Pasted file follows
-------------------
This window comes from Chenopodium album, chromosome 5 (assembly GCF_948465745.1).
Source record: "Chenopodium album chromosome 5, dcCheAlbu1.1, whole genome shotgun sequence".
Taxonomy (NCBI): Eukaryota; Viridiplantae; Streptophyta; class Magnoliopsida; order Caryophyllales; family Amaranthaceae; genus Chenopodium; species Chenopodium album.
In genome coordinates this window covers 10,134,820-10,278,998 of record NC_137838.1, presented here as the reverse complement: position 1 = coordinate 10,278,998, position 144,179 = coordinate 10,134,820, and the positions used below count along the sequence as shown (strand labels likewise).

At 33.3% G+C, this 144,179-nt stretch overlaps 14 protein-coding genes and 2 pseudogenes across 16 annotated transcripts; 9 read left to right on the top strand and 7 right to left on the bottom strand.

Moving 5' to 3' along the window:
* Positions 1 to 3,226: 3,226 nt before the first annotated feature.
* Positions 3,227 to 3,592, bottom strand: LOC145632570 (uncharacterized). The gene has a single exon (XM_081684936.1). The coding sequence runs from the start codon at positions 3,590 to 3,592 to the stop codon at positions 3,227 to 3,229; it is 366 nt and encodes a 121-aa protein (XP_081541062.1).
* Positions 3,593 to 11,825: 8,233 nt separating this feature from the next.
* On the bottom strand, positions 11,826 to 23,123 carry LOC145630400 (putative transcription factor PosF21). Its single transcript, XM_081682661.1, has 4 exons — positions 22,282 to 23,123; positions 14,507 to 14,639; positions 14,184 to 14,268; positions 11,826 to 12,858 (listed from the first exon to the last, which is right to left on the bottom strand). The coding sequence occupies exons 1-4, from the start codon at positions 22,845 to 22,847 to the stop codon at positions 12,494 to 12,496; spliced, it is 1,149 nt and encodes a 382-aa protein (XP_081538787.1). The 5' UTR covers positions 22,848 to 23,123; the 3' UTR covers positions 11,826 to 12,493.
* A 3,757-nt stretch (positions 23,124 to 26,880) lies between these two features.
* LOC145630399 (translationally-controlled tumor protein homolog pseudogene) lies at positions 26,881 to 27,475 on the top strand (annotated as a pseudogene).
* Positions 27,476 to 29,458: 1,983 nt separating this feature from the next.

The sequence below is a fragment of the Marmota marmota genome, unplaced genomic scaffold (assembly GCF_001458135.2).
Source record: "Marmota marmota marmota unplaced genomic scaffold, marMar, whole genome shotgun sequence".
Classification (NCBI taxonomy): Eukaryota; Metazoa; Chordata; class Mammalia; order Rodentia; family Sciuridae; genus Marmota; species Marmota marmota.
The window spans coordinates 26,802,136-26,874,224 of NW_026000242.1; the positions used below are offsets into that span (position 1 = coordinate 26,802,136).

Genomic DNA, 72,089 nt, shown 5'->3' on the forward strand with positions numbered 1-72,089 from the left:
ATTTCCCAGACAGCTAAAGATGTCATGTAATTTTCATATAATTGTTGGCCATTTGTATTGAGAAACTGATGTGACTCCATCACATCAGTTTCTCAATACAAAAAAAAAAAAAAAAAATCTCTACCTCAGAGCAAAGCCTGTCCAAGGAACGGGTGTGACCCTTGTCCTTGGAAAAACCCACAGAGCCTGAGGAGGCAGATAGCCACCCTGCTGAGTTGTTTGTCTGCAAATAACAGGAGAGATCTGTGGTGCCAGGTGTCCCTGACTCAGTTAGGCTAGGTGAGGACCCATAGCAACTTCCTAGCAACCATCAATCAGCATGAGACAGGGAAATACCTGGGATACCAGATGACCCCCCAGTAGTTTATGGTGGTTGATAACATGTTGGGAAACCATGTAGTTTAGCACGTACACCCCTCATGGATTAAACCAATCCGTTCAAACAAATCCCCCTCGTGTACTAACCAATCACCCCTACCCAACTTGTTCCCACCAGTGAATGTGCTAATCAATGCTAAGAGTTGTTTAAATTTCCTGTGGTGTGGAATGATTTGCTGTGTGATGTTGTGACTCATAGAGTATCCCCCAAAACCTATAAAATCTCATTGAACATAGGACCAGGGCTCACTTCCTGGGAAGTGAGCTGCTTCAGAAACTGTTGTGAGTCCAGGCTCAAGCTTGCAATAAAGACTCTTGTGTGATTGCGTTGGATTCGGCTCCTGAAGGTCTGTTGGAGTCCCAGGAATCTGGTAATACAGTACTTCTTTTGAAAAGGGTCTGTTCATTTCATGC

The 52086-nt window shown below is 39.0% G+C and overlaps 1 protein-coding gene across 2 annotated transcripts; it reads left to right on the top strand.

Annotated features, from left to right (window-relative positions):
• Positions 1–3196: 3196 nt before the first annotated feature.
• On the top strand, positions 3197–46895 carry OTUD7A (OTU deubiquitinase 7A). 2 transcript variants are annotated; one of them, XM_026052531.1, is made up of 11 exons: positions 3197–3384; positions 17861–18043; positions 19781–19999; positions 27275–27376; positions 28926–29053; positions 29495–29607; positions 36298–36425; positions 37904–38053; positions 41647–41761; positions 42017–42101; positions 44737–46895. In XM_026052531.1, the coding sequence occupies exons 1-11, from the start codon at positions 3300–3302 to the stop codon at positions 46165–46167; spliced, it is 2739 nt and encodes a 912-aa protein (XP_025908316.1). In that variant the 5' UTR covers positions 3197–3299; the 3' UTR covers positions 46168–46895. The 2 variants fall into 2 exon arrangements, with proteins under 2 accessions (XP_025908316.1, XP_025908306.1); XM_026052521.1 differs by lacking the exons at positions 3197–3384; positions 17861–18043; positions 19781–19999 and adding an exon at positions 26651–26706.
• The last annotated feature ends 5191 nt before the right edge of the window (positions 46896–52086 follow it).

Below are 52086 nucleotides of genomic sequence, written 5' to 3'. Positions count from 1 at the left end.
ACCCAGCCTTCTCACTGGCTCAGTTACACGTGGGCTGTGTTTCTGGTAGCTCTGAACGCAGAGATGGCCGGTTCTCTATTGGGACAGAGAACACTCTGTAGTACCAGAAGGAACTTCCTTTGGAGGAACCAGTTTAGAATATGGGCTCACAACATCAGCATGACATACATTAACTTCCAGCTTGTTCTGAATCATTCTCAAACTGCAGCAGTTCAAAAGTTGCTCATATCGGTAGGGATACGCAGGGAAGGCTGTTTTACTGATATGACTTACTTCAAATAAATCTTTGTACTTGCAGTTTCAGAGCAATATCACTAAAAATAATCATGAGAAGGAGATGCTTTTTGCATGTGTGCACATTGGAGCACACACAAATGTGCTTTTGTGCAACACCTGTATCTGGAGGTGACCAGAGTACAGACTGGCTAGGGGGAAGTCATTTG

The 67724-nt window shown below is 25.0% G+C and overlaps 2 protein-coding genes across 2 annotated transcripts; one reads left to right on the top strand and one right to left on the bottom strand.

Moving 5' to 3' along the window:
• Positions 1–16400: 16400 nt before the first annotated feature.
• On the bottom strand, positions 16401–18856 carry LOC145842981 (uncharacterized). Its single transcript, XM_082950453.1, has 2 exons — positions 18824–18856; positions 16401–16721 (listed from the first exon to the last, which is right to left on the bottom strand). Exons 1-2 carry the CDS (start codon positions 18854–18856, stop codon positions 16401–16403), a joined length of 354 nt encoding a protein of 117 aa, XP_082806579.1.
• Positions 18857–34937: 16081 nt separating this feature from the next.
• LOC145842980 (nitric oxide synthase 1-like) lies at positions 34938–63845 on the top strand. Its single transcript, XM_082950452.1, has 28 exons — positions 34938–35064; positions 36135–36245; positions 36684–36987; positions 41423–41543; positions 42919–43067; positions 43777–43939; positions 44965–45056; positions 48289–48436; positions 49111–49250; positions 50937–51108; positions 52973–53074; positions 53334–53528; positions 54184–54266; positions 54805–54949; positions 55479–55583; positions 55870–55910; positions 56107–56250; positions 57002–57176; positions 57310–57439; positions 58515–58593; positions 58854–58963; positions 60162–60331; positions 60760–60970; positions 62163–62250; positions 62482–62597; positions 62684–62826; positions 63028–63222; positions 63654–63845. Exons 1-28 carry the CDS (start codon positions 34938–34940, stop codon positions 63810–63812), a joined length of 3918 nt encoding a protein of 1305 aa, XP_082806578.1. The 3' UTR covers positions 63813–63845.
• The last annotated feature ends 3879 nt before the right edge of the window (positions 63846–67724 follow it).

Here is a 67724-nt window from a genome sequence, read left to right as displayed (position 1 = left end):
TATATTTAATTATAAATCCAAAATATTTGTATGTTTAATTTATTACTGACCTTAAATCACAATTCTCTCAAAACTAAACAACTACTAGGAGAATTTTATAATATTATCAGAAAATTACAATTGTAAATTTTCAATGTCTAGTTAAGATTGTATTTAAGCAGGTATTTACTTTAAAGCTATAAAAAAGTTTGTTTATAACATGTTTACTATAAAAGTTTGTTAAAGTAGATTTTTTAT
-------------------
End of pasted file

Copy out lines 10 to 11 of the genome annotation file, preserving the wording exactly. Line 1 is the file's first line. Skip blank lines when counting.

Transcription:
* On the bottom strand, positions 11,826 to 23,123 carry LOC145630400 (putative transcription factor PosF21). Its single transcript, XM_081682661.1, has 4 exons — positions 22,282 to 23,123; positions 14,507 to 14,639; positions 14,184 to 14,268; positions 11,826 to 12,858 (listed from the first exon to the last, which is right to left on the bottom strand). The coding sequence occupies exons 1-4, from the start codon at positions 22,845 to 22,847 to the stop codon at positions 12,494 to 12,496; spliced, it is 1,149 nt and encodes a 382-aa protein (XP_081538787.1). The 5' UTR covers positions 22,848 to 23,123; the 3' UTR covers positions 11,826 to 12,493.
* A 3,757-nt stretch (positions 23,124 to 26,880) lies between these two features.